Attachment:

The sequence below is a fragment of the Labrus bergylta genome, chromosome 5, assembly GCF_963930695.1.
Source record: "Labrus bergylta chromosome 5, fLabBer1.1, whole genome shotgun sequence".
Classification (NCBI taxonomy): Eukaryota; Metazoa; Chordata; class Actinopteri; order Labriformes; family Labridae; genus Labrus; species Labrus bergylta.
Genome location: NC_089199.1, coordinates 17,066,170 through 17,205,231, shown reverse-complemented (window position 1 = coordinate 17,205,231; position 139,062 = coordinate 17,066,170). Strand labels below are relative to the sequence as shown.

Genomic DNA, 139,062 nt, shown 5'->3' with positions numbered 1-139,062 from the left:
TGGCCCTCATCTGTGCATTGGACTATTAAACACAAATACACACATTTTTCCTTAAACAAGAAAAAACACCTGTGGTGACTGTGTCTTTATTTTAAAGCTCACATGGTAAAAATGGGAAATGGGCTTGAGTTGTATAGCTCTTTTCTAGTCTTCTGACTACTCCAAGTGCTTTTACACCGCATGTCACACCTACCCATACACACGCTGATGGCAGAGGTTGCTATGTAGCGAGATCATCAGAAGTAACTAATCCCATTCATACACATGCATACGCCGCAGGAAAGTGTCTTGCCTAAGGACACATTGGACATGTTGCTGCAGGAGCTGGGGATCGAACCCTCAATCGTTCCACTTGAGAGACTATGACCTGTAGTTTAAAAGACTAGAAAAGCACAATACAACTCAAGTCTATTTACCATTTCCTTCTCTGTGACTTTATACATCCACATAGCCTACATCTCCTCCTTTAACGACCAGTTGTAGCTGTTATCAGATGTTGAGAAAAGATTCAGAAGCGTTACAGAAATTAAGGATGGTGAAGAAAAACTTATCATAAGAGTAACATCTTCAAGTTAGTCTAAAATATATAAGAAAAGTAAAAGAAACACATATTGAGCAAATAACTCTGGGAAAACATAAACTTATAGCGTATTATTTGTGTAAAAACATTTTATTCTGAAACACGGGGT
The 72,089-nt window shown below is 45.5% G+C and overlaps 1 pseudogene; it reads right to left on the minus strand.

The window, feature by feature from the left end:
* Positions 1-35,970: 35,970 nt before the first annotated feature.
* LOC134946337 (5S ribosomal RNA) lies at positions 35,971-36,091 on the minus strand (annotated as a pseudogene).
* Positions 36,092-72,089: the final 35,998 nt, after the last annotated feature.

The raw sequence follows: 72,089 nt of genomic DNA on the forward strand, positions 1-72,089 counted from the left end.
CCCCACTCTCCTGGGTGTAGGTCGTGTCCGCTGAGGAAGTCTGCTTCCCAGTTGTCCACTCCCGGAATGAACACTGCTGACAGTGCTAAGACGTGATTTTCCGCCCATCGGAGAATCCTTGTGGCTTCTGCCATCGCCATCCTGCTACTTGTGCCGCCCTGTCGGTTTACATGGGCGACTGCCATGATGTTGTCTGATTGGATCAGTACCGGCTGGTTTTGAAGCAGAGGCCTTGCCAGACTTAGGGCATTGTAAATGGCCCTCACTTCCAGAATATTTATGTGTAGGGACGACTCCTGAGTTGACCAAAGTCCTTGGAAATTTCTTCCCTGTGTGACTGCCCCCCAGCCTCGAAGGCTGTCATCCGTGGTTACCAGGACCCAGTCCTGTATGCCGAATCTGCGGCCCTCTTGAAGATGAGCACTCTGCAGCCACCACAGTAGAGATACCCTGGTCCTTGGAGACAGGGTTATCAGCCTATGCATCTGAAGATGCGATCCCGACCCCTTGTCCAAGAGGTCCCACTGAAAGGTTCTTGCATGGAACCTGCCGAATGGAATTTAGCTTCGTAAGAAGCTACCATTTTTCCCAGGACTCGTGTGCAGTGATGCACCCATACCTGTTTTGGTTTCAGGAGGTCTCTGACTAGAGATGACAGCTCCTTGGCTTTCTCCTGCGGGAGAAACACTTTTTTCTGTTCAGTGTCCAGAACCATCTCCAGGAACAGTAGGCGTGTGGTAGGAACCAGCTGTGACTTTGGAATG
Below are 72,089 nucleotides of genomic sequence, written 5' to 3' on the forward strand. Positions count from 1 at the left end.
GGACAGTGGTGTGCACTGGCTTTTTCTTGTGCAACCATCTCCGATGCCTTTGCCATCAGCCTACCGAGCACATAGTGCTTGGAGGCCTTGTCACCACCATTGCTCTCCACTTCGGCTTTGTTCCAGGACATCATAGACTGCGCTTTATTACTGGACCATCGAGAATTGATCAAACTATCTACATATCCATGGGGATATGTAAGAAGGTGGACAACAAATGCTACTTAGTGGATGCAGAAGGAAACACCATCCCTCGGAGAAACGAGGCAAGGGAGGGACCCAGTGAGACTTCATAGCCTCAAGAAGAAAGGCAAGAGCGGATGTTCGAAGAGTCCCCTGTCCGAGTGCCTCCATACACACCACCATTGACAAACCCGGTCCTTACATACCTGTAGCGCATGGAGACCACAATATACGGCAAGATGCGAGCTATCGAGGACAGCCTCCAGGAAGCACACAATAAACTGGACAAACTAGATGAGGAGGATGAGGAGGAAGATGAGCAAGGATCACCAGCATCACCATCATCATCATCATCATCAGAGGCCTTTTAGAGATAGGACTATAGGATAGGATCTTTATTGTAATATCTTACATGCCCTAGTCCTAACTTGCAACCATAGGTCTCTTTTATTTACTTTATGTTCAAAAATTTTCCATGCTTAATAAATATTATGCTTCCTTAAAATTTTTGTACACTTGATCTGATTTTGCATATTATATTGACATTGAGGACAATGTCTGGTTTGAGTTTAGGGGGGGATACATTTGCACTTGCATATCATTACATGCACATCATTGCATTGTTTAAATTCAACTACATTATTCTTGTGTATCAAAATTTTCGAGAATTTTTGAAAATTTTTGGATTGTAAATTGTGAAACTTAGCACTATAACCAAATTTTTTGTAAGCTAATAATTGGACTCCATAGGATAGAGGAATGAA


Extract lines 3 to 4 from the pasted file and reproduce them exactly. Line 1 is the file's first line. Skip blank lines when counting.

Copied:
Classification (NCBI taxonomy): Eukaryota; Metazoa; Chordata; class Actinopteri; order Labriformes; family Labridae; genus Labrus; species Labrus bergylta.
Genome location: NC_089199.1, coordinates 17,066,170 through 17,205,231, shown reverse-complemented (window position 1 = coordinate 17,205,231; position 139,062 = coordinate 17,066,170). Strand labels below are relative to the sequence as shown.